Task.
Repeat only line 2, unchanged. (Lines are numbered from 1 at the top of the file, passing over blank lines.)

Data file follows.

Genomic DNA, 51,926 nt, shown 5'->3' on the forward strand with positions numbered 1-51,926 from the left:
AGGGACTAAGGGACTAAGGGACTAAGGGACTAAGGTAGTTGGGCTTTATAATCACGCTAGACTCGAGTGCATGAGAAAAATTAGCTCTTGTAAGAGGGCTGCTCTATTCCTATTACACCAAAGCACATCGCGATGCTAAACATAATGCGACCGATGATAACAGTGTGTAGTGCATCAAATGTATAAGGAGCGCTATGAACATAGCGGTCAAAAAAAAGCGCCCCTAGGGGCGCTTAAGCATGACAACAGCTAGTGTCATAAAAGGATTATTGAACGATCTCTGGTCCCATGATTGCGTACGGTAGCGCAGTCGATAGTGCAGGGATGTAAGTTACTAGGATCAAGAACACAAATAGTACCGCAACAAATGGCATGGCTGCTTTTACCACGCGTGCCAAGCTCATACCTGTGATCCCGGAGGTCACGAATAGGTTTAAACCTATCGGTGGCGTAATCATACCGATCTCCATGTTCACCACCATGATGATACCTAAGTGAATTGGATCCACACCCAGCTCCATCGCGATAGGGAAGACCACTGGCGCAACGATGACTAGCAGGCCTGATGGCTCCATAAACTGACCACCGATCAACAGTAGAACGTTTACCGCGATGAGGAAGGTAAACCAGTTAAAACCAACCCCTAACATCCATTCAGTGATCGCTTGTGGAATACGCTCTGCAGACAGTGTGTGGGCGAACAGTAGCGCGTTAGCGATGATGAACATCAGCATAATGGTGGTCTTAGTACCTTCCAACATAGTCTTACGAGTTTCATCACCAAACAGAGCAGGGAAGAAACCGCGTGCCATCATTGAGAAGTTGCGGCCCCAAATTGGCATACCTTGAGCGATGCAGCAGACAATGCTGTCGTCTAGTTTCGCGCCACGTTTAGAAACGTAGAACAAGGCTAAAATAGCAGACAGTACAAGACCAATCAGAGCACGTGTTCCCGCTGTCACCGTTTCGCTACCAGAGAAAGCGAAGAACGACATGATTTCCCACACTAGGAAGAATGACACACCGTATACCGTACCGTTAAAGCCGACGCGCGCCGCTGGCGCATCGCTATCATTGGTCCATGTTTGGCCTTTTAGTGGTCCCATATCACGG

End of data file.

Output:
AGGGACTAAGGGACTAAGGGACTAAGGGACTAAGGTAGTTGGGCTTTATAATCACGCTAGACTCGAGTGCATGAGAAAAATTAGCTCTTGTAAGAGGGCTGCTCTATTCCTATTACACCAAAGCACATCGCGATGCTAAACATAATGCGACCGATGATAACAGTGTGTAGTGCATCAAATGTATAAGGAGCGCTATGAACATAGCGGTCAAAAAAAAGCGCCCCTAGGGGCGCTTAAGCATGACAACAGCTAGTGTCATAAAAGGATTATTGAACGATCTCTGGTCCCATGATTGCGTACGGTAGCGCAGTCGATAGTGCAGGGATGTAAGTTACTAGGATCAAGAACACAAATAGTACCGCAACAAATGGCATGGCTGCTTTTACCACGCGTGCCAAGCTCATACCTGTGATCCCGGAGGTCACGAATAGGTTTAAACCTATCGGTGGCGTAATCATACCGATCTCCATGTTCACCACCATGATGATACCTAAGTGAATTGGATCCACACCCAGCTCCATCGCGATAGGGAAGACCACTGGCGCAACGATGACTAGCAGGCCTGATGGCTCCATAAACTGACCACCGATCAACAGTAGAACGTTTACCGCGATGAGGAAGGTAAACCAGTTAAAACCAACCCCTAACATCCATTCAGTGATCGCTTGTGGAATACGCTCTGCAGACAGTGTGTGGGCGAACAGTAGCGCGTTAGCGATGATGAACATCAGCATAATGGTGGTCTTAGTACCTTCCAACATAGTCTTACGAGTTTCATCACCAAACAGAGCAGGGAAGAAACCGCGTGCCATCATTGAGAAGTTGCGGCCCCAAATTGGCATACCTTGAGCGATGCAGCAGACAATGCTGTCGTCTAGTTTCGCGCCACGTTTAGAAACGTAGAACAAGGCTAAAATAGCAGACAGTACAAGACCAATCAGAGCACGTGTTCCCGCTGTCACCGTTTCGCTACCAGAGAAAGCGAAGAACGACATGATTTCCCACACTAGGAAGAATGACACACCGTATACCGTACCGTTAAAGCCGACGCGCGCCGCTGGCGCATCGCTATCATTGGTCCATGTTTGGCCTTTTAGTGGTCCCATATCACGG